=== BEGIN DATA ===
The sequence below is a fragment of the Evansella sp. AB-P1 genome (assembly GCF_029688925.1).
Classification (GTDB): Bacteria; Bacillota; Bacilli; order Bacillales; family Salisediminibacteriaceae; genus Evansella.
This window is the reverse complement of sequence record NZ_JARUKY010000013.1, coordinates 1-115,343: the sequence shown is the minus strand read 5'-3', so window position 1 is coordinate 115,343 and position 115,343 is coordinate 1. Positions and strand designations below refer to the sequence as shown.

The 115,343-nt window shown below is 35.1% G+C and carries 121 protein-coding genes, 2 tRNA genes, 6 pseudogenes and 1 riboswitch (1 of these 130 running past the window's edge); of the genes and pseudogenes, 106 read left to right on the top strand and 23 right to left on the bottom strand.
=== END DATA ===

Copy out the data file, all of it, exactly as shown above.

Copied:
The sequence below is a fragment of the Evansella sp. AB-P1 genome (assembly GCF_029688925.1).
Classification (GTDB): Bacteria; Bacillota; Bacilli; order Bacillales; family Salisediminibacteriaceae; genus Evansella.
This window is the reverse complement of sequence record NZ_JARUKY010000013.1, coordinates 1-115,343: the sequence shown is the minus strand read 5'-3', so window position 1 is coordinate 115,343 and position 115,343 is coordinate 1. Positions and strand designations below refer to the sequence as shown.

The 115,343-nt window shown below is 35.1% G+C and carries 121 protein-coding genes, 2 tRNA genes, 6 pseudogenes and 1 riboswitch (1 of these 130 running past the window's edge); of the genes and pseudogenes, 106 read left to right on the top strand and 23 right to left on the bottom strand.